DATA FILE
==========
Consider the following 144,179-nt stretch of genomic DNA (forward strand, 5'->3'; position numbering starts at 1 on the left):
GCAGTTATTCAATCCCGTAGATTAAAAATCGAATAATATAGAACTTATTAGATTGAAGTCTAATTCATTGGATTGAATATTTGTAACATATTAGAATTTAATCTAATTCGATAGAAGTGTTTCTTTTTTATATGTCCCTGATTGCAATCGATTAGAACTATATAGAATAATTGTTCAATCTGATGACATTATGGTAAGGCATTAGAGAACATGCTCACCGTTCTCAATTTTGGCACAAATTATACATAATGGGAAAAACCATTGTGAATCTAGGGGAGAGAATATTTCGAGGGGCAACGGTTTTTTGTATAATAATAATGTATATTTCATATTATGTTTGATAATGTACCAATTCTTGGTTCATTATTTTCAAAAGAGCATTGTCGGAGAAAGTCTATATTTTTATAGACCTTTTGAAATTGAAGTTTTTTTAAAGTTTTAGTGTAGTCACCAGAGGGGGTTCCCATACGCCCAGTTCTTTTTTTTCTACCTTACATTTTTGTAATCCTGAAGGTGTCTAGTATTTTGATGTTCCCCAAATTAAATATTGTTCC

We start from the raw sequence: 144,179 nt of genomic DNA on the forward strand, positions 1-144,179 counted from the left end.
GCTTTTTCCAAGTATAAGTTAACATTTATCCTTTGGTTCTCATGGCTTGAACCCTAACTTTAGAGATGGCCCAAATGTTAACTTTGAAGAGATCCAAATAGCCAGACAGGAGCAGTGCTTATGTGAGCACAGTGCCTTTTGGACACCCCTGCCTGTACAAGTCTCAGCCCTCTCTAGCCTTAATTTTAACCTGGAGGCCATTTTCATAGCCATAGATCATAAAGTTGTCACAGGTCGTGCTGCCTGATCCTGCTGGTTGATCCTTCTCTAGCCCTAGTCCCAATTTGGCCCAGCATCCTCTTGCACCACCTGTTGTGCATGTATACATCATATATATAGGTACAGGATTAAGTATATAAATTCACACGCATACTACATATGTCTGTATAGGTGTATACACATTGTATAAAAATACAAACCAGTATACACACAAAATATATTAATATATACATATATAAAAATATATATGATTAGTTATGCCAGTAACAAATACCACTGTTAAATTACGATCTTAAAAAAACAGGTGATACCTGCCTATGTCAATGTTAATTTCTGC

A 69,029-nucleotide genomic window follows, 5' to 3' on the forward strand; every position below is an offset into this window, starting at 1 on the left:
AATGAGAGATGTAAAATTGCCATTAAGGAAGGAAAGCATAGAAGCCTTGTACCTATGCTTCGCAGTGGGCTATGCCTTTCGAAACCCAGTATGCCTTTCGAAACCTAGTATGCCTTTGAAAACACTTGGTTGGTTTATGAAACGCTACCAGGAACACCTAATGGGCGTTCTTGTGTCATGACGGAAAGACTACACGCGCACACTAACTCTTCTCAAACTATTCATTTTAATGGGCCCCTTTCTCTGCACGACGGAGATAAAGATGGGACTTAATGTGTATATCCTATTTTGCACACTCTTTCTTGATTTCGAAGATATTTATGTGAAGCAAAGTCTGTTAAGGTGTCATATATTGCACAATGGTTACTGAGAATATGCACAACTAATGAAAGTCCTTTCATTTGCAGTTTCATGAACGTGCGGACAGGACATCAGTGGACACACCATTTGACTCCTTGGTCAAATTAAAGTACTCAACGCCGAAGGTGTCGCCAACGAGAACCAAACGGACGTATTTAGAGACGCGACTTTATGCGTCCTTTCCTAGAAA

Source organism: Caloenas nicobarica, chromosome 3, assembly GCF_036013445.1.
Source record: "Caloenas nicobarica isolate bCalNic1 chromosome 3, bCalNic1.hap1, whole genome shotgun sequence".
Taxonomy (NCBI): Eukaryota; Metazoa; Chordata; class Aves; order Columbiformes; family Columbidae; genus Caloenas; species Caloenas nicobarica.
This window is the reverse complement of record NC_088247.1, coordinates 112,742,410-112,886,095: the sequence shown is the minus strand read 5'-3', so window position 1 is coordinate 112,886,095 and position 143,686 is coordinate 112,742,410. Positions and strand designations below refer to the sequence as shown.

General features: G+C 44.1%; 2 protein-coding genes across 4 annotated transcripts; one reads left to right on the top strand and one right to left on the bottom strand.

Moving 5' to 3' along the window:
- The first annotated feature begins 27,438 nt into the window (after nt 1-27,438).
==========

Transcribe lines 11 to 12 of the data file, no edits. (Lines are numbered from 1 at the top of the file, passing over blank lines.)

General features: G+C 44.1%; 2 protein-coding genes across 4 annotated transcripts; one reads left to right on the top strand and one right to left on the bottom strand.

Moving 5' to 3' along the window: